While the coronavirus has stopped us from enjoying baseball, it cannot stop us from reading cases about it. Last week, a magistrate judge sitting in Las Vegas dismissed without prejudice one of a handful of cases filed relating to the recently discovered sign-stealing scandals in Major League Baseball (Oliver v. Houston Astros L.L.C. et al, No. 2:20-cv-00283-APG-VCF (D. Nev. Feb. 10, 2020)). The plaintiff, Anthony Oliver, sued both the Houston Astros and Boston Red Sox for RICO violations and unjust enrichment after unsuccessfully wagering thousands of dollars on the Dodgers to win the World Series in both 2017 and 2018.
Court Rejects Oliver’s RICO Claims
The court rejected Oliver’s RICO causes of action for failure to adequately plead that he had standing to bring the claims. Specifically, the court concluded that Oliver could not show that he was the “direct victim” of the alleged conspiracy “because his actions (placing bets) [we]re distinct from the alleged RICO violation (defrauding the Dodgers of their [possible] World Series titles).” To bolster its conclusion that there was no causal link between the defendants’ alleged misconduct, on the one hand, and the plaintiff’s injuries, on the other, the court further observed that “[t]he Astros and Red Sox could have won the World Series for any number of reasons unconnected to the asserted pattern of fraud” as “[t]he fact that a team may engage in the fraudulent use of technology to steal hand signals does not guarantee that the signal-stealing team will win.” While the court did not specifically mention the most widely accepted explanation for the Dodgers’ back-to-back World Series losses (i.e., the fact that the team was comprised of choke artists), it acknowledged that “Oliver could have lost his bets for many reasons.”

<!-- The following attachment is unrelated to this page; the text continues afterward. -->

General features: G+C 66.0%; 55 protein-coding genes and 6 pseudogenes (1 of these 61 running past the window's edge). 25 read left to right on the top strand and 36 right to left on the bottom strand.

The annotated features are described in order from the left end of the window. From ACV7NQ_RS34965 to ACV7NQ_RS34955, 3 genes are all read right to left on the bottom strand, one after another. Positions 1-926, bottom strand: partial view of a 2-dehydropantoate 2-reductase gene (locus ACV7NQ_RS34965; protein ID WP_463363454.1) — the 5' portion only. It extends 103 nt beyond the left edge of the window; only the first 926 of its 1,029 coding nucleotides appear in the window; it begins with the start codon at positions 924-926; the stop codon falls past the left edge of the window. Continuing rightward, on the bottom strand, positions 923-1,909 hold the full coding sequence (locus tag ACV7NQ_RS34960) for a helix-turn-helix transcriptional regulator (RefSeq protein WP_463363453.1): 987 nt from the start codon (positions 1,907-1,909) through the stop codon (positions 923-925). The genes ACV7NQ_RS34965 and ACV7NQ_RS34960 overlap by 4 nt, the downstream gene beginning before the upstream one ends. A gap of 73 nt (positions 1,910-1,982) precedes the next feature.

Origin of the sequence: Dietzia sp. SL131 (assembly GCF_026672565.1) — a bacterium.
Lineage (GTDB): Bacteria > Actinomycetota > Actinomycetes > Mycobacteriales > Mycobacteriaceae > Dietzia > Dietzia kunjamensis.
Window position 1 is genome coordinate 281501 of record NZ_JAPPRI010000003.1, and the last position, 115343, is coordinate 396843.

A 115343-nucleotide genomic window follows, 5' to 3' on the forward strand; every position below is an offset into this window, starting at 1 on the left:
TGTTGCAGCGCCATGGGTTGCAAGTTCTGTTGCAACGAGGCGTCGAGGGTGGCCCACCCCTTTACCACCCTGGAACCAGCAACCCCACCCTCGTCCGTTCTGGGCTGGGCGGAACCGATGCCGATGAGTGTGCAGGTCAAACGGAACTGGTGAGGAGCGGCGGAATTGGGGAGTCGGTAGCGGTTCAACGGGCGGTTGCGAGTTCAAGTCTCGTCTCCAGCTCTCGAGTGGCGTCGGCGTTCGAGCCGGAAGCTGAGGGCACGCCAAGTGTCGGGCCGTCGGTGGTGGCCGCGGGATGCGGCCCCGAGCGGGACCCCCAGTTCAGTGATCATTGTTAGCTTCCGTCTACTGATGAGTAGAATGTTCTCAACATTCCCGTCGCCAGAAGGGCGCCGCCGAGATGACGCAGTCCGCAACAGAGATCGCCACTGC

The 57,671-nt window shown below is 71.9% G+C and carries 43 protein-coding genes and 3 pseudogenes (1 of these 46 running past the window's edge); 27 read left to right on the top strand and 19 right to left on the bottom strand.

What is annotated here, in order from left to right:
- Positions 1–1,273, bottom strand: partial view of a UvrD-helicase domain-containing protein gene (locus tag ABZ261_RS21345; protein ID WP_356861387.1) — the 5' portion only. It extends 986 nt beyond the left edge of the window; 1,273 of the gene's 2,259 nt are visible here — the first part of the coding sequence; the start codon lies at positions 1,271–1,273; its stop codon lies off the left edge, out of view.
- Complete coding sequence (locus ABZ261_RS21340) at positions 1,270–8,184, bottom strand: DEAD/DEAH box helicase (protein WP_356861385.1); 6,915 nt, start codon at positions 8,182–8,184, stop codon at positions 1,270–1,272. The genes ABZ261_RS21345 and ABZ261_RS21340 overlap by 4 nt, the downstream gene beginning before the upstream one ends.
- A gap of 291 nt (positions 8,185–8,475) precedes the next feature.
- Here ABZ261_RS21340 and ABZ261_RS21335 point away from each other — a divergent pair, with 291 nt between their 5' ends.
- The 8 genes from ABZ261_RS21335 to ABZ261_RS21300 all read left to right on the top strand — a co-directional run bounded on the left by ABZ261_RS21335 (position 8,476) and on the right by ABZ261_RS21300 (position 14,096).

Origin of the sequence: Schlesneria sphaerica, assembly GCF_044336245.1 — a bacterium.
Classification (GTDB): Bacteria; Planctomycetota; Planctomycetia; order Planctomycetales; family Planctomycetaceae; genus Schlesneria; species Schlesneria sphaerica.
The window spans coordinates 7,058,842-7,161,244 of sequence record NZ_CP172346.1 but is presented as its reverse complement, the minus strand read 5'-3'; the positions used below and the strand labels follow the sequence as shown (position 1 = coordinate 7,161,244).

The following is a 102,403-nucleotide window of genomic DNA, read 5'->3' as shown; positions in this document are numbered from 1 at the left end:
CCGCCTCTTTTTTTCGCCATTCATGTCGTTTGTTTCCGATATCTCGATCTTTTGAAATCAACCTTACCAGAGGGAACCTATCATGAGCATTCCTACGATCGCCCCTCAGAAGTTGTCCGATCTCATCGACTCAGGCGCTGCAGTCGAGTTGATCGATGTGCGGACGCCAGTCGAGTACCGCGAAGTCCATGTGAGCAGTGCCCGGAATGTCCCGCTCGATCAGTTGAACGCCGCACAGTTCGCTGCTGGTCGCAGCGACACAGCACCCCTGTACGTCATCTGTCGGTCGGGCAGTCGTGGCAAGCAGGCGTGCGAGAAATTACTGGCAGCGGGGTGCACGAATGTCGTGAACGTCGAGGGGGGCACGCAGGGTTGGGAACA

With respect to the unjust enrichment claim, the court rejected Oliver’s theory as well for failing to plead any type of “direct exchange” with the defendants. Instead, the court observed, Oliver “placed his bets with third parties: a Las Vegas casino and a sports betting app.” The Astros and Red Sox, therefore, did “not retain a benefit from [his] gambling losses,” so a claim for unjust enrichment could not stand.
Other Pending Lawsuits Against the Astros and Red Sox
While the other pending lawsuits in federal court against the Astros and Red Sox filed by gambling plaintiffs arise from various state unfair competition and consumer protection law claims, in addition to common law unjust enrichment and negligence allegations (see, e.g., Olson v. Major League Baseball et al, No. 1:20-cv-00632-JSR (S.D.N.Y. Jan. 23, 2020); Clifford v. Major League Baseball et al, No. 1:20-cv-01000-JSR (S.D.N.Y. Feb. 5, 2020); Lucas v. Sportradar, US et al, No. 0:20-cv-00602-PJS-TNL (D. Minn. Fe. 26, 2020)), they nevertheless all involve the same fundamental misalignment between the plaintiffs (who are gamers and gamblers that transacted with third parties) and the defendants (the teams, which are effectively strangers to those transactions) that doomed Oliver’s complaint.
Moreover, other guidance, though arguably dicta, in the Oliver decision suggests these complaints may face similar fates. After recounting the various data points in the long history of “[c]heating scandals in sports,” the court explained that “it is no secret that athletes will sometimes disappoint their fans by acting unethically to gain a perceived edge.” Accordingly, the court observed, courts from across the country have refused to “become replay officials for disappointed fans” in lawsuits similar to Oliver’s. While it remains to be seen how courts will analyze the sign-stealing scandal under the specific rubrics of state unfair competition and consumer protection laws, the Oliver decision will undoubtedly be a speed bump for gambling plaintiffs in obtaining relief against the Astros and Red Sox for their supposed role in the sign-sealing scandals that rocked the baseball world.